New Delhi: Northern India was once again gripped by the fury of rain, with as many as 48 deaths reported in rain-related incidents across Uttar Pradesh, Uttarakhand, Rajasthan, Madhya Pradesh and Jammu and Kashmir.
Bihar was also saw incessant rainfall and an alert was sounded after the streets of state capital Patna and other areas were waterlogged and residences of at least two ministers marooned.
The Uttar Pradesh government said that as many as 35 people had lost their lives since Friday in rain-related incidents. According to the government, 25 people died on Saturday and ten lost their lives on Friday. The meteorological department said heavy rain is very likely at isolated places over eastern UP on Sunday.
Over the past four days, more than 70 people have died in rain-related incidents in UP alone. The state’s chief minister Yogi Adityanath has asked officials to extend monetary help of Rs 4 lakh each to family members of those who were killed.
In Uttarakhand, six pilgrims from Punjab who were on their way to Hemkund Sahib were killed when a huge rock fell on their vehicle in Tehri district. The landslide was triggered by heavy rains, officials said.
Three deaths each were reported from Rajasthan and Madhya Pradesh, while one person died in Jammu and Kashmir.
Several parts of Bihar flooded
In Bihar, heavy rains since Friday in several parts threw normal life out of gear, affecting rail traffic, healthcare facilities and schools. On Sunday, three people died after a wall collapsed in Bhagalpur following because of heavy rains. According to reports, many people are feared to have been trapped and rescue teams have arrived at the spot.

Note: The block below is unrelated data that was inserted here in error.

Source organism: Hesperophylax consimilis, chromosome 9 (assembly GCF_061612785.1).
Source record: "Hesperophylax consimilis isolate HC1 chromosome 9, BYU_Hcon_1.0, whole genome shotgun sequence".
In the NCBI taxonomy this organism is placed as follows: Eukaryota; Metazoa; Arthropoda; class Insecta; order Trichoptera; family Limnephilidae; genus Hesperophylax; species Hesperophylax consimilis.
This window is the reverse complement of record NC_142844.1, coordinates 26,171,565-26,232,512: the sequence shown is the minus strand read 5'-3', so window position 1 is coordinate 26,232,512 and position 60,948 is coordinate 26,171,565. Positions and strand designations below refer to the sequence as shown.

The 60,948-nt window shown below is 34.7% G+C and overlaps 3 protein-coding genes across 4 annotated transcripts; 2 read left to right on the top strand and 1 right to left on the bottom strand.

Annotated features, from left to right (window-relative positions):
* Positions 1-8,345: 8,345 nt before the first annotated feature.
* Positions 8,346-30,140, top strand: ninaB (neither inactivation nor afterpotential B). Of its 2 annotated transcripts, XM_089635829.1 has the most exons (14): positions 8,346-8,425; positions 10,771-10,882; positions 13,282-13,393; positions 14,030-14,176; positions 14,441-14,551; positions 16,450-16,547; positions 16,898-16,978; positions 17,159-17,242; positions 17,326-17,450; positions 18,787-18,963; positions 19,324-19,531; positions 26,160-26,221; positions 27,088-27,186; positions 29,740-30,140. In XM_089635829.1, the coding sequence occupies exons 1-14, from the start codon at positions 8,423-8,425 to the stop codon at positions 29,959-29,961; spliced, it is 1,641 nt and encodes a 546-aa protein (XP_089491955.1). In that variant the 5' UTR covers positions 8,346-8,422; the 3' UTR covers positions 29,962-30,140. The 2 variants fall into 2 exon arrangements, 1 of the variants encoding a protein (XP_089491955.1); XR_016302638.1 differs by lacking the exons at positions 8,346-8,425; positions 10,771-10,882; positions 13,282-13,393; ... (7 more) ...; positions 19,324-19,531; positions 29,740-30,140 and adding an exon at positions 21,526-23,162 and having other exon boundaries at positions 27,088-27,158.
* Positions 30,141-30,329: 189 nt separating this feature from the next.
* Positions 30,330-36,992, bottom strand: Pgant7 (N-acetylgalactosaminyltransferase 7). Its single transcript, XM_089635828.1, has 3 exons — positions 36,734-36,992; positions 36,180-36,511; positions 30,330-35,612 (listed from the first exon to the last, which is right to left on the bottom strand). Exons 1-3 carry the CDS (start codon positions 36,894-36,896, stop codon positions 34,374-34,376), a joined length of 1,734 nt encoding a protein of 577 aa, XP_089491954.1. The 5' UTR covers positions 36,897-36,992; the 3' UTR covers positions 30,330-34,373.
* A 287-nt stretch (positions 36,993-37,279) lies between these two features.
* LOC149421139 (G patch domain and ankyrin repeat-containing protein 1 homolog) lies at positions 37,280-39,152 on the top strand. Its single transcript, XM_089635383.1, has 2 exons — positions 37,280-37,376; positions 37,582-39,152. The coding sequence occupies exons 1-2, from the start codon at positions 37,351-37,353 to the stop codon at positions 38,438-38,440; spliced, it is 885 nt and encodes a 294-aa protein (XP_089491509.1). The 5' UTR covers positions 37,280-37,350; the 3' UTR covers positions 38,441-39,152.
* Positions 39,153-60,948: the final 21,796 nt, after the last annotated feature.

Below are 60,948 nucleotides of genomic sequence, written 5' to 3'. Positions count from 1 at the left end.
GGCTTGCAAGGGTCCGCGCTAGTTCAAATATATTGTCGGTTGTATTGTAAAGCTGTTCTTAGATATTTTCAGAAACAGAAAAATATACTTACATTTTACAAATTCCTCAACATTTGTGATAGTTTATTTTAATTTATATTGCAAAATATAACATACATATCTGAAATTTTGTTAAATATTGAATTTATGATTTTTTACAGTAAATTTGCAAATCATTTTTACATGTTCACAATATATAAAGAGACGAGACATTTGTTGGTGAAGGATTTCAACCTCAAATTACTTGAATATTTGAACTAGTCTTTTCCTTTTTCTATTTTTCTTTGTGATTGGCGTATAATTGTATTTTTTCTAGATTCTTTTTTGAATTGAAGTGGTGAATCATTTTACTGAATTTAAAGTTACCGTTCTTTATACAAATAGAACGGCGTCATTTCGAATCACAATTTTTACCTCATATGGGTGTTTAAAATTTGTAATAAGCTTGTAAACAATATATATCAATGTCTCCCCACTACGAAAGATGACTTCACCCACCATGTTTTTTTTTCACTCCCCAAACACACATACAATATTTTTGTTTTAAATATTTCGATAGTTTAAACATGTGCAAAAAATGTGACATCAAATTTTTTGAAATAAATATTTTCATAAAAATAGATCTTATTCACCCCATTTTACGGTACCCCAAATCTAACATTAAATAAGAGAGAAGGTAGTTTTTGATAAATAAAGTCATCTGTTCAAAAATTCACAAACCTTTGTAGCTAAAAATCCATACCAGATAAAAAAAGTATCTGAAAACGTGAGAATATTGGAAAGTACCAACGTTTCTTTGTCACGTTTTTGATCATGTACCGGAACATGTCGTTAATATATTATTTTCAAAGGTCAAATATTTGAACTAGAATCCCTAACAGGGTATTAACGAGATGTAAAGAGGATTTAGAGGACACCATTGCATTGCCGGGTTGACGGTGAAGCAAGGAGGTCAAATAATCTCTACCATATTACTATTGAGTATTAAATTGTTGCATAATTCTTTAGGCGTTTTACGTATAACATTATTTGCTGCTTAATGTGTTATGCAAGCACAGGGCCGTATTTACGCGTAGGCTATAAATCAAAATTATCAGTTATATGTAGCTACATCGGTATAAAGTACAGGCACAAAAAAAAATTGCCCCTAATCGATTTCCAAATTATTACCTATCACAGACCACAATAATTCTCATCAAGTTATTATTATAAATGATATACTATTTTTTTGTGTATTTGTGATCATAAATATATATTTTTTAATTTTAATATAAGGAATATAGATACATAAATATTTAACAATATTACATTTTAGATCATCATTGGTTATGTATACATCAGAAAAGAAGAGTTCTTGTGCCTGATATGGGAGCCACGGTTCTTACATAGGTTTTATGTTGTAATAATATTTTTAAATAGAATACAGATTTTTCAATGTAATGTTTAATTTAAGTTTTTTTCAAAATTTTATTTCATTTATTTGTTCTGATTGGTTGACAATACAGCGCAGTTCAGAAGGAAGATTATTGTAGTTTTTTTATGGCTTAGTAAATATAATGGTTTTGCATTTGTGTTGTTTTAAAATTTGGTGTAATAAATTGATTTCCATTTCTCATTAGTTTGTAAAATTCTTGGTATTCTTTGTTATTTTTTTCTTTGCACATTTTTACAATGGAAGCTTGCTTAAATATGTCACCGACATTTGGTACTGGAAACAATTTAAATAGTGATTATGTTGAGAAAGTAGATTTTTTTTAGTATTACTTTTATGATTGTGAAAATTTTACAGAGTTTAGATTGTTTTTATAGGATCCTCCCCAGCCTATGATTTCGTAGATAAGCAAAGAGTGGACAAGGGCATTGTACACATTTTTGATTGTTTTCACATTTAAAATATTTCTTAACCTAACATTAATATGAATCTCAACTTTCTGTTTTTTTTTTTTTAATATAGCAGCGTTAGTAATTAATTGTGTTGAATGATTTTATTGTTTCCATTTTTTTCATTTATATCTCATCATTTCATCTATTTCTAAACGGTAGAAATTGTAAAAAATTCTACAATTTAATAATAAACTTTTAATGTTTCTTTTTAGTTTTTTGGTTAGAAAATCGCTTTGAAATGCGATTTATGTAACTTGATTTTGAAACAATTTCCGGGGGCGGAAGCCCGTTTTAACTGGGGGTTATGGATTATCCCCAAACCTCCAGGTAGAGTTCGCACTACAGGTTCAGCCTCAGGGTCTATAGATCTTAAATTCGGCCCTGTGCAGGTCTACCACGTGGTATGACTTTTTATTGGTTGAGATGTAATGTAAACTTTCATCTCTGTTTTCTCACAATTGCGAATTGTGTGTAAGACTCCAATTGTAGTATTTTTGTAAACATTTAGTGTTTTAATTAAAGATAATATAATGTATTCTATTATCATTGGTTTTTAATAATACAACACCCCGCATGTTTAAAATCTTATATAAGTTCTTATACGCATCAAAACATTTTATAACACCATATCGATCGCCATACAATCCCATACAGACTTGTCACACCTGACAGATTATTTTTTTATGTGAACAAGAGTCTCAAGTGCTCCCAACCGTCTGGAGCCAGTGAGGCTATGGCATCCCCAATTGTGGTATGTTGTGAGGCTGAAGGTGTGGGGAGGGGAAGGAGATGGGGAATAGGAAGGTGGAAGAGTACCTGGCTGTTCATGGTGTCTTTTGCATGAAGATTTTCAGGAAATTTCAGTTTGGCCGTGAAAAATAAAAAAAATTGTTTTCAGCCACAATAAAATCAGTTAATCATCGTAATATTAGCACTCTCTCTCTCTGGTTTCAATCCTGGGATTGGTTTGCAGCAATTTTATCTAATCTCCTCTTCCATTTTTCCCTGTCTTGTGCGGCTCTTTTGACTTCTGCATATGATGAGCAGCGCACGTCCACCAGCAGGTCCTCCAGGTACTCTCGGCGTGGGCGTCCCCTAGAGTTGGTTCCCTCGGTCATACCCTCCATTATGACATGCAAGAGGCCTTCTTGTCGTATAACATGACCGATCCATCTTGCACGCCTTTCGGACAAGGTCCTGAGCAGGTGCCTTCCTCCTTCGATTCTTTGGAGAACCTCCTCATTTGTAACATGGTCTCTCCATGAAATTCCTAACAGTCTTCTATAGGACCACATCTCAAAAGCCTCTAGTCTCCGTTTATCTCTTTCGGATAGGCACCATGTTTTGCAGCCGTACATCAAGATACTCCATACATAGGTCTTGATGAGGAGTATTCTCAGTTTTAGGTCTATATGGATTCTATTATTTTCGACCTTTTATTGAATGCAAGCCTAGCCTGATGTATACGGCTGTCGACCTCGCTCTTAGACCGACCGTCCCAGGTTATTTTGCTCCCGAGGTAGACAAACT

The residences of deputy chief minister Sushil Kumar Modi, road construction minister Nand Kishore Yadav and BJP MP Rajiv Pratap Rudy resembled marooned islands.
Hospitals flooded, boats plying on main roads—non-stop rains and overflowing Ganga River brings life to a halt in Patna. Situation alarming in Kosi region. @sunitanar @OmairTAhmad @joydeepgupta @RKSinhaBJP @ICD_climate @NDRFHQ pic.twitter.com/Er15AFP3MC
— Alok Gupta 那乐 (@alok227) September 29, 2019
The weather department has forecast heavy rainfall for the city till September 30. The Patna district administration has ordered the closure of all schools till Tuesday.
According to reports, at least 13 persons have died in the state after buildings collapsed and trees fell on them due to incessant rain in Patna, Bhagalpur and Kaimur districts of Bihar.
The three districts are among over a dozen in the state that were lashed by incessant rain for close to 48 hours bringing normal business to a grinding halt and disrupting rail and road traffic in most places.
According to the weather department, the state capital has received more than 200 mm of rainfall since Friday evening, which was described by principal secretary, disaster management department, Pratyay Amrit as “totally unexpected”.
He also expressed concern over water having entered many power sub-stations which could affect the functioning of sump houses in the long run.